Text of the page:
UK construction activity contracts further in November
Activity in the UK construction sector declined for the third consecutive month in November on the back of another sharp drop in residential housebuilding.
The S&P Global and Chartered Institute of Procurement & Supply (CIPS) UK construction purchasing managers' index (PMI) fell to 45.5 last month from 45.6 in October. This was the third straight reading below the key 50-point level which separates growth from contraction.
It was also the second-lowest reading since May 2020 and came in below the consensus estimate for an increase to 46.3.
According to the survey, elevated borrowing costs and subdued demand for new housing projects were the main factors holding back construction activity in November.
House building was by far the weakest-performing segment of the sector, with the sub-index at just 39.2, while civil engineering was at 43.5 and commercial building at 48.1.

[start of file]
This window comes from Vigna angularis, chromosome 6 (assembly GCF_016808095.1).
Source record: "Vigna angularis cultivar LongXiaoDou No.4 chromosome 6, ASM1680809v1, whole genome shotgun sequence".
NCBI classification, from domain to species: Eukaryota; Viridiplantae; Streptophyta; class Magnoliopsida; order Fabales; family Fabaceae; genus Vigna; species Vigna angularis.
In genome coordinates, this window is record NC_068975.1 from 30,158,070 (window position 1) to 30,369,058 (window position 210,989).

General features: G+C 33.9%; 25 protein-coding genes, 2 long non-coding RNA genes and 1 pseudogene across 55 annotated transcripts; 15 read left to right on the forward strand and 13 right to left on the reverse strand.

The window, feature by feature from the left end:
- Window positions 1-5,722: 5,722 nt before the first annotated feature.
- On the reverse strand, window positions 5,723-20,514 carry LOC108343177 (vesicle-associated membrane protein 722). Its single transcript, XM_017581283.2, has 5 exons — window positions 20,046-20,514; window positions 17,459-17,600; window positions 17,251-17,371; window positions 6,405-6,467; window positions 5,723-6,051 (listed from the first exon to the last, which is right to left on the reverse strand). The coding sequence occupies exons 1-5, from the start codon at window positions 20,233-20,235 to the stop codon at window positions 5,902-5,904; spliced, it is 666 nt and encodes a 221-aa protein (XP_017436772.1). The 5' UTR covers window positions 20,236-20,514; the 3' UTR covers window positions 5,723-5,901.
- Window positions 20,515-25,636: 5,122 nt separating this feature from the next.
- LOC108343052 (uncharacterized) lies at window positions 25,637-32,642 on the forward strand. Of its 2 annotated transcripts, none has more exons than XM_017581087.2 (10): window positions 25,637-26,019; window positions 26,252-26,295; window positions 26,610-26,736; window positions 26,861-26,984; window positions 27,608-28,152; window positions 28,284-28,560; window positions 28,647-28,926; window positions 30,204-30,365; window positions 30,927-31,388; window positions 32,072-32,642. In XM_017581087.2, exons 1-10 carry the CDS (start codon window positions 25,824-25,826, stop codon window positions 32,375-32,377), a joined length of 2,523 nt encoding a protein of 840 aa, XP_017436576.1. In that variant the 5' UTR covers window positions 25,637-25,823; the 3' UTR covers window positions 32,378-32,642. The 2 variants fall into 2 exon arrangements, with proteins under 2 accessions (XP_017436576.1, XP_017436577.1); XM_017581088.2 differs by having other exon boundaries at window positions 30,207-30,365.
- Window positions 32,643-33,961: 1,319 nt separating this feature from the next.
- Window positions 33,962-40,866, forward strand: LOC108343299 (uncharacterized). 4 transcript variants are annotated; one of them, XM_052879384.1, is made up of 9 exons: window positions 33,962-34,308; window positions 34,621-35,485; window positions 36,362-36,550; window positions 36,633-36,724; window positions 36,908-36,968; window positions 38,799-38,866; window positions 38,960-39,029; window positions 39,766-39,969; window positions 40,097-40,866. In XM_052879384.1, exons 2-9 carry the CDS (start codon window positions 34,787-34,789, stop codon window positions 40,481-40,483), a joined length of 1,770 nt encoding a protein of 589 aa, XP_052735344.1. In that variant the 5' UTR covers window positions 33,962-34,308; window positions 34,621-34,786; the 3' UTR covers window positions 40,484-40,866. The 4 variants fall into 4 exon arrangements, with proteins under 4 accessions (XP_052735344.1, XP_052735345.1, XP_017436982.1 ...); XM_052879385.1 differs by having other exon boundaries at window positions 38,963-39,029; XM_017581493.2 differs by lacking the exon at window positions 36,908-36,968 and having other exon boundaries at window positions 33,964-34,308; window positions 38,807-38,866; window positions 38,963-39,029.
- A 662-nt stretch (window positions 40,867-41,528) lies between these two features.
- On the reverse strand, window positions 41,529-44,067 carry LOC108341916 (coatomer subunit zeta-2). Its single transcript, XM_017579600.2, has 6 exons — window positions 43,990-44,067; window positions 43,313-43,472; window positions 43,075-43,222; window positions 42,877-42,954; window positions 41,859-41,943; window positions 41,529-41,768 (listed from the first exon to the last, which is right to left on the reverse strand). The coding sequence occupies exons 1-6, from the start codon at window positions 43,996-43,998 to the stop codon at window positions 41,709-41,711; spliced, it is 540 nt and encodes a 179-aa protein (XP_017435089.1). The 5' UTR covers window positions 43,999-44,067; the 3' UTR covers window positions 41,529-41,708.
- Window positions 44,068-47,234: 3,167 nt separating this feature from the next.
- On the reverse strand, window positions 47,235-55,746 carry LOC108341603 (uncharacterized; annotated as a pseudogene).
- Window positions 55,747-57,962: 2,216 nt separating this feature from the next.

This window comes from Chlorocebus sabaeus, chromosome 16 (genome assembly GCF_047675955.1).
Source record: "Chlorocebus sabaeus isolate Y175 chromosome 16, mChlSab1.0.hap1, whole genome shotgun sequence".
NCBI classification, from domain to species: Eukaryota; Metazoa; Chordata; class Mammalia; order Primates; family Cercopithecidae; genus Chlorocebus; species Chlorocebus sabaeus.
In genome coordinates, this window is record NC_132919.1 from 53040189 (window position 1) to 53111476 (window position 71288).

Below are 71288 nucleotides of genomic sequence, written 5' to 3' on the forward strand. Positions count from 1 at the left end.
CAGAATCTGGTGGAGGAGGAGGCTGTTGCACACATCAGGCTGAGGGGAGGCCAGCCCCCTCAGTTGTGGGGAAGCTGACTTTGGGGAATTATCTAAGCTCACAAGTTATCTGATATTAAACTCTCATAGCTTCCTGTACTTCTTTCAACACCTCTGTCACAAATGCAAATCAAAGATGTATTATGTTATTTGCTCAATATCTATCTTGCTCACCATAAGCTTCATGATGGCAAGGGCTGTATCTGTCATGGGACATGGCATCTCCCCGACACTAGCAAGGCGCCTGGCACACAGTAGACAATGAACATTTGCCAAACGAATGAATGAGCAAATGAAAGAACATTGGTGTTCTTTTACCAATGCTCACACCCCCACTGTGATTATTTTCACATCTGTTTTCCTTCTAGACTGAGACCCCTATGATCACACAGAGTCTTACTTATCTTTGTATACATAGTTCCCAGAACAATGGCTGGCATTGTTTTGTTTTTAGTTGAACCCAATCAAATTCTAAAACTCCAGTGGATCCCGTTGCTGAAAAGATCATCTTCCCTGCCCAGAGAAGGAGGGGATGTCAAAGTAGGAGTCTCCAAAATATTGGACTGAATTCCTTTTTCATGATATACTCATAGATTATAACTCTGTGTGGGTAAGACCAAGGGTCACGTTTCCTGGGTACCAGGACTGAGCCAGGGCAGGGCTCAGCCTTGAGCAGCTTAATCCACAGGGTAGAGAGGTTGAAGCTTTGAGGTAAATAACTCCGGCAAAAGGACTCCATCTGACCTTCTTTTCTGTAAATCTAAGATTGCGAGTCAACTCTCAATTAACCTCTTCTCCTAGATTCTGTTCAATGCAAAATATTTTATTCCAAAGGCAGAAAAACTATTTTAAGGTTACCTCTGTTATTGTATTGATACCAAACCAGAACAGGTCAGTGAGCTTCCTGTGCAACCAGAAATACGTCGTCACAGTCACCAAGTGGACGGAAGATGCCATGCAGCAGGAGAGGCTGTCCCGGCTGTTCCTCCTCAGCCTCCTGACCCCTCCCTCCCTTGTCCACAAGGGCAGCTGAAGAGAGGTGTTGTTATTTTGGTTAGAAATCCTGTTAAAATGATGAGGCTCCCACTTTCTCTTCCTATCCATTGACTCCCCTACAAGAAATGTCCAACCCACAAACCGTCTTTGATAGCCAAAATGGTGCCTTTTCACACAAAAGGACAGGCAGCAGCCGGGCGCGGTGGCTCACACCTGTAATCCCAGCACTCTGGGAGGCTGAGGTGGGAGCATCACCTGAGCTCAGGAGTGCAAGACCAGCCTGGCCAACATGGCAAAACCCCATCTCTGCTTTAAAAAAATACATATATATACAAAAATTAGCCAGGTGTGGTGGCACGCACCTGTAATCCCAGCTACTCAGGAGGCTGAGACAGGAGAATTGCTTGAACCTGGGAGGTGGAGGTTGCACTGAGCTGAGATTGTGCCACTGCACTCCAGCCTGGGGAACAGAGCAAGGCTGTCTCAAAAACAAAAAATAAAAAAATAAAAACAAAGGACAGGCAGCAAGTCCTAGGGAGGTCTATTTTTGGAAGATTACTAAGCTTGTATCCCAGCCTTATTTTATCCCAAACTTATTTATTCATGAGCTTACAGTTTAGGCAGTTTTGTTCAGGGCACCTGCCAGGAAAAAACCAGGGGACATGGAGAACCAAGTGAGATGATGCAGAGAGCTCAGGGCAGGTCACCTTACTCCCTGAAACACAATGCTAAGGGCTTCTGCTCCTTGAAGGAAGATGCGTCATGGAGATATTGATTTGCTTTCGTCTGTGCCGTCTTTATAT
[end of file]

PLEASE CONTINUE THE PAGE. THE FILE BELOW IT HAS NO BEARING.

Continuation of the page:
There was a continued lack of new work to replace completed projects, with total new orders down for the fourth month in a row, albeit declining at the smallest amount since August.
One bright spot was a big fall in input costs, with data showing the steepest reduction in purchasing costs across the construction sector for more than 14 years due to lower raw material prices and greater competition among suppliers.
"There is no doubt that 2023 has been a difficult year for the UK construction sector. Inflated borrowing costs and falling demand have conspired to further slow new building this month," said John Glen, chief economist at CIPS.
"Despite this, the sector has finally emerged from a period of intense supply chain pressure and prices are now falling across the board, especially for timber and steel. Projects are no longer being delayed due to unexpectedly high material costs with November seeing the sharpest reduction in purchasing prices since July 2009."